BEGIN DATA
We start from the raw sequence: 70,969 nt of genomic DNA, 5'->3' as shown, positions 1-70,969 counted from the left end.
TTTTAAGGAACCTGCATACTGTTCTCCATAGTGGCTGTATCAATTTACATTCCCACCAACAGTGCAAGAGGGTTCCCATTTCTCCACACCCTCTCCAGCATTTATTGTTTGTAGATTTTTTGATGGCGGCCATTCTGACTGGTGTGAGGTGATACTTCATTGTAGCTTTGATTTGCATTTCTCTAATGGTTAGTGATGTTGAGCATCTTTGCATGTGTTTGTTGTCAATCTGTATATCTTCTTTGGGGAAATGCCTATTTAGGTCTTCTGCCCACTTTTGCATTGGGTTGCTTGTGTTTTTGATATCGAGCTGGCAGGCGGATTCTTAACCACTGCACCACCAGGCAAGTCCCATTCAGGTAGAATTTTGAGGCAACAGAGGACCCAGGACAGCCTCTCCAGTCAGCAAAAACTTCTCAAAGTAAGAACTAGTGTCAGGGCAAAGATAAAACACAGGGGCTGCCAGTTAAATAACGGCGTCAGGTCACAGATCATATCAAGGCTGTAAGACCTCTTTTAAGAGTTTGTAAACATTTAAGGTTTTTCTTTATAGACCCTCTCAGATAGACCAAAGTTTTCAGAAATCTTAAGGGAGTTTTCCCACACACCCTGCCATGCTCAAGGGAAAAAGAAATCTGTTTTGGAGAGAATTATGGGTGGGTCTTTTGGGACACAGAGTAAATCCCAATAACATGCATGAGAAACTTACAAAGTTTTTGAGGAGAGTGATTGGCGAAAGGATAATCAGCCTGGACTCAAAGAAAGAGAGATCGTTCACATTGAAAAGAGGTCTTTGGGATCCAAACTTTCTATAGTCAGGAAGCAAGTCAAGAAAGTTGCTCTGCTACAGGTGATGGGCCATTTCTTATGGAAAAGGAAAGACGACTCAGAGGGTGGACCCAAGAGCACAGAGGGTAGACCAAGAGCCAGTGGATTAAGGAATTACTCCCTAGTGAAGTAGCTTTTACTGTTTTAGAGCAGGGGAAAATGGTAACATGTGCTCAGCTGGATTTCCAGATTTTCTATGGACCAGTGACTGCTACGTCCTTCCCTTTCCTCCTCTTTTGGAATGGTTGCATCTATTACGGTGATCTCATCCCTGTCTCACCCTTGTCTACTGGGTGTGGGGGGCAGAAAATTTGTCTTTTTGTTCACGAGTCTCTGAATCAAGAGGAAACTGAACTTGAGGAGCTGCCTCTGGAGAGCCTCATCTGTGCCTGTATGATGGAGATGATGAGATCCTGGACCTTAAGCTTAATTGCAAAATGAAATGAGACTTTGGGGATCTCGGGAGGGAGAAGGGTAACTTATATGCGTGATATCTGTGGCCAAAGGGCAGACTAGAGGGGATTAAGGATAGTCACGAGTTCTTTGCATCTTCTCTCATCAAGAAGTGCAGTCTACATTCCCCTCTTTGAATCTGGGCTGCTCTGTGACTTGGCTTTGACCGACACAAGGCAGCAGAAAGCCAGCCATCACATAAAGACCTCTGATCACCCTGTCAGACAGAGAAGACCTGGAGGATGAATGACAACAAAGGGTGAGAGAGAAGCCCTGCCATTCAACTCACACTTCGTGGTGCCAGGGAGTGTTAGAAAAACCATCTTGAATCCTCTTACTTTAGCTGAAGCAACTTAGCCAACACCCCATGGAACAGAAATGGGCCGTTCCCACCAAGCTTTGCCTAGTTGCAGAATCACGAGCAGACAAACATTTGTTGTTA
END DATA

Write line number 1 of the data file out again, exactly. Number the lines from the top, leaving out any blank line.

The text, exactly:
We start from the raw sequence: 70,969 nt of genomic DNA, 5'->3' as shown, positions 1-70,969 counted from the left end.